Tony Black’s review:
What would have simply been another mindless action B-movie is shot in the arm with a welcome level of gravitas thanks to the frankly inspired casting of Liam Neeson here, an actor not even he probably knew was such a perfect fit for the hard-boiled action genre. This must be my fourth or fifth viewing of Taken and pleasingly it never seems to lose its edge; for the most part providing genuine thrills, a blistering pace and a central performance a cut above much action fare of its like.
There's a simplicity inherent to Pierre Morel's movie, of course. Its cautionary tale message could not be better spelled out by a flashing neon sign but it's a secondary point for what we're here to see: Neeson beating up half of Paris to save the life of his kidnapped daughter, and Morel achieves that with skilful aplomb. Neeson, it has to be said, is a revelation here - his retired CIA legend Bryan Mills deserving to be up there with McClane or Bauer on the scales of badass fathers in entertainment. He anchors the piece with a performance that, outside of his incredible set of skills, is grounded in a reality you wouldn't get with a ten'a'penny action star who could have been cast; he really does elevate the whole thing from an acting point of view, while convincing utterly as an action hero - his spy is lethal, ruthless, cunning and deadly and there's a simple delight in seeing Neeson tear up so much on his driven quest. The whole thing would fall apart without him, of course - everyone else is 2D, be it Maggie Grace (in typically annoying form, playing way too young for her age) as the naive daughter in question, Famke Janssen & Xander Berkeley as her cosseted parents or Holly Valance as a cliched music princess; plus the villains are simple Euro-baddies to be disposed of for Bryan, the closest shade of grey Olivier Rabourdin's corrupt police officer. Yet... you won't really care, given how magnetic Neeson is. It's just a shame Morel wastes a bit too long on cheesy set up before he gets going; the piece is lithe, pacey and gripping once the kidnapping begins but the first 20 minutes we're just treading water until the inevitable.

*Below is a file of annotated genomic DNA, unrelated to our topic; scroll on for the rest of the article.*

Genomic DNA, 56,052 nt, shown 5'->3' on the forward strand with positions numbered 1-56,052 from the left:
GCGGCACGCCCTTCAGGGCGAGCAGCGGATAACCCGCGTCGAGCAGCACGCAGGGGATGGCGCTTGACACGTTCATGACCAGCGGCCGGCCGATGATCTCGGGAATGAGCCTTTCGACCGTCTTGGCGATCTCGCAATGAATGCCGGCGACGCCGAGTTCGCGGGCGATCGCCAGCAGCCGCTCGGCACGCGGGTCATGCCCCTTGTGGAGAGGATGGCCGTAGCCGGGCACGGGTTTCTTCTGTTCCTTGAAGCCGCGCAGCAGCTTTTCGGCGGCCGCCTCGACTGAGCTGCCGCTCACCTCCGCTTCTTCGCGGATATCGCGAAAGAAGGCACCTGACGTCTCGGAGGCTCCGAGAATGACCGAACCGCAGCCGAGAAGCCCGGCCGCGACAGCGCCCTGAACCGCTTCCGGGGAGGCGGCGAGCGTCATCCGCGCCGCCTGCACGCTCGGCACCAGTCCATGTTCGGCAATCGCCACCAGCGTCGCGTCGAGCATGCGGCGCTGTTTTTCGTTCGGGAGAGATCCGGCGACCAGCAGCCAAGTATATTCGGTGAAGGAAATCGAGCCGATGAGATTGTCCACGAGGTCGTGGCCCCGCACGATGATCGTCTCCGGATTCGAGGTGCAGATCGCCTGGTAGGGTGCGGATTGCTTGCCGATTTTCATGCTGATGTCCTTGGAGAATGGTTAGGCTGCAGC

Already touching on iconic given Neeson's much quoted speech, Taken deserves to rank alongside some of the action classics of our time. It harks back to pulse pounding 80's action-fests almost, putting aside too much overblown narrative or a myriad of characters to tell a lean, simple, punchy story that once it gets going is an absolute thrill ride, while Liam Neeson single handedly redefines the trajectory of his career in 90 minutes. A must see for any fan of the action thriller.